Aquatic Exercise Heart Rate ZonesBy Joanne Maybeck - Part
Rate Monitors Make a Splash!
is the third article about using a Polar heart rate monitor as a fitness tool
in aquatic exercise classes and personal training.
· Article Two
In Part One, we learned the basics
about heart rate monitors, and where to get one. In Part Two, we learned how to
calculate an aquatic target heart rate and why aquatic heart rates are lower
than comparable land-based exercise.
So, what else can a heart
rate monitor do for you and other aquatic exercise class participants?
You can use it to tailor workouts to
your fitness level, and to work out in the correct aquatic exercise zones. To understand how to do this, lets
start by revisiting that target heart rate chart hanging on the pool
Such charts generally display 60 to
90% of maximum heart rate, for various age groups (20, 25, 30, and so on). For a 30 year-old, the 60 to 90% range
is from 114 to 171 beats per minute. Thats a very wide range!
Lets take our understanding to the
next level, with a better alternative to that wide range: To create tailored workouts, break the
wide range into five smaller Heart Zones, each with its own benefits. This
concept was created by world-class athlete and heart rate monitor guru Sally
Edwards. Sally calls this multiple
zone approach Heart Zone Training.
What are the five Heart Rate Zones?
Zone 1 the Healthy Heart Zone: 50
to 60% of Maximum Heart Rate
For recovery sessions for fitter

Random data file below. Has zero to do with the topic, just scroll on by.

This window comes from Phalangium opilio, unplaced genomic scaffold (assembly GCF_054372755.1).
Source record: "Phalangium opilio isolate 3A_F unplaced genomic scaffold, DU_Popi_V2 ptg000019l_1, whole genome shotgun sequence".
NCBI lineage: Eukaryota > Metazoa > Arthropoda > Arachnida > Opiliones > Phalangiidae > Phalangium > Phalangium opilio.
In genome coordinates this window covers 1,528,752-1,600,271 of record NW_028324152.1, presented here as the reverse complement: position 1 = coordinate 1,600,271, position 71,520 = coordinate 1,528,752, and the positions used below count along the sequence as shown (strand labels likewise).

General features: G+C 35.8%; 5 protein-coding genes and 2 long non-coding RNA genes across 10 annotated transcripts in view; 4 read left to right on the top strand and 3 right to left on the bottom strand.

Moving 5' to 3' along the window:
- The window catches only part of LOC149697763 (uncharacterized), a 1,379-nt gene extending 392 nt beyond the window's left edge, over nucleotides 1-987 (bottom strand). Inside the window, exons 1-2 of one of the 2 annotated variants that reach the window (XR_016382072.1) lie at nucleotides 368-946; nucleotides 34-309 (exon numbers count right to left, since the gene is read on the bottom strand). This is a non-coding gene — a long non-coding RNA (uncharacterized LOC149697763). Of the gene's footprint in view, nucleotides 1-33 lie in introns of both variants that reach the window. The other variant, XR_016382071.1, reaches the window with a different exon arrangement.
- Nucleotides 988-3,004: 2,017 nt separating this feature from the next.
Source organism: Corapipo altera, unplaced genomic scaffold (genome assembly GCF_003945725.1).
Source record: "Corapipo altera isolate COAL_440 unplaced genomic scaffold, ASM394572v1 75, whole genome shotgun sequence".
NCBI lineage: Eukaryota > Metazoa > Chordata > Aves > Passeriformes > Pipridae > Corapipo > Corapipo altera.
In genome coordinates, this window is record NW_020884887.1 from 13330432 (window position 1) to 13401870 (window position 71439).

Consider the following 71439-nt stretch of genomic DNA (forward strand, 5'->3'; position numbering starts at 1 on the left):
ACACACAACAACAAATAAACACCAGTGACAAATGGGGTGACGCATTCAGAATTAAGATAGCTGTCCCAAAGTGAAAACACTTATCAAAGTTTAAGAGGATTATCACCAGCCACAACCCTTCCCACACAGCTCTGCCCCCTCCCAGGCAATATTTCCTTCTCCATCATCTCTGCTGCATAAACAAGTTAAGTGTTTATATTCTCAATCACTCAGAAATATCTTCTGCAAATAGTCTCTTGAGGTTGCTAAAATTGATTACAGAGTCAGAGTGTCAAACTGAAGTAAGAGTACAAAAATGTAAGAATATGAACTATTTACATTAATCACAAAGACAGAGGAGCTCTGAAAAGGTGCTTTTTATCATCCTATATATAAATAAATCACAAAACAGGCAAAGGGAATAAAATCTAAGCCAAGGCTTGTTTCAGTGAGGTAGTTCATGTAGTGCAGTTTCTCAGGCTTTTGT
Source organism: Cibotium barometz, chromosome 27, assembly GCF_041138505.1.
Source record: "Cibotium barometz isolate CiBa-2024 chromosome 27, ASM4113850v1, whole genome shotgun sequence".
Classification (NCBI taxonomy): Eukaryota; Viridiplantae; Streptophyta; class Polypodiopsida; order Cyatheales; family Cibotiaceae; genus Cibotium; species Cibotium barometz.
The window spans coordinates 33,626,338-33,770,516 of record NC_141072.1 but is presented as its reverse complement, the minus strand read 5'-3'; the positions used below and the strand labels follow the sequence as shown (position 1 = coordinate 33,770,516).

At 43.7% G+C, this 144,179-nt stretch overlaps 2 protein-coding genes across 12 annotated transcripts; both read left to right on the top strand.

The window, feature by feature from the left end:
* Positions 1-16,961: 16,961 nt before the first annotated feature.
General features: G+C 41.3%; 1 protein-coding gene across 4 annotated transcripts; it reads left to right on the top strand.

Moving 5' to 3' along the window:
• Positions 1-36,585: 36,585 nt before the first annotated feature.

For after lay-off or injury
Land example: easy
Zone 2 the Temperate Zone: 60 to
70% of Maximum Heart Rate
Burns high percentage of fat
Gains muscle mass
Increases resting metabolism
example: Brisk walk or easy jog
Zone 3 the Aerobic Zone: 70 to 80
% of Maximum Heart Rate
Increased size and
strength of heart
Increased blood pumped with each
Increased ability to deliver oxygen to
Increased size and number of blood
Step aerobics class
Zone 4 the Anaerobic Zone: 80 to
90% of Maximum Heart Rate
Improves tolerance to lactic acid
Land example: Race pace, time trials
Zone 5 the Redline Zone: 90 to
100% of Maximum Heart Rate
Near total exhaustion
Land example: Sprints to finish line in a
How do I calculate the five
zones for aquatic exercise?
Use the Best Fit Formula from Part 2 of this series to estimate maximum
Calculate the five Heart Zones for land exercise, by applying the
percentages for each Heart Zone against the estimated maximum heart rate from
Subtract 13% or 17 Beats per minute from each land Heart Zone, to
calculate the five aquatic Heart Zones.
How else can
todays heart rate monitors have a number of features that are especially
well suited to Heart Zone Training in multiple smaller zones:
below zone alarms
Records exercise time
Records time in zone, above
zone, below zone
Additional conveniences include:
Calculates calories burned during
Wristwatch functions such as day, date, night light
watch functions such as laps/splits
Ability to upload monitor data to a
personal computer, to track progress
Joanne Maybeck is a fitness instructor and
personal trainer in New York City.
She is certified by ACSM, ACE, AEA, and AAAI/ISMA. Joanne presents the CEC workshop
Aquatic Heart Zone Training and will soon offer on-line heart monitor
education. She believes in training with heart! For more about Joanne, please visit her
Internet web site or email her at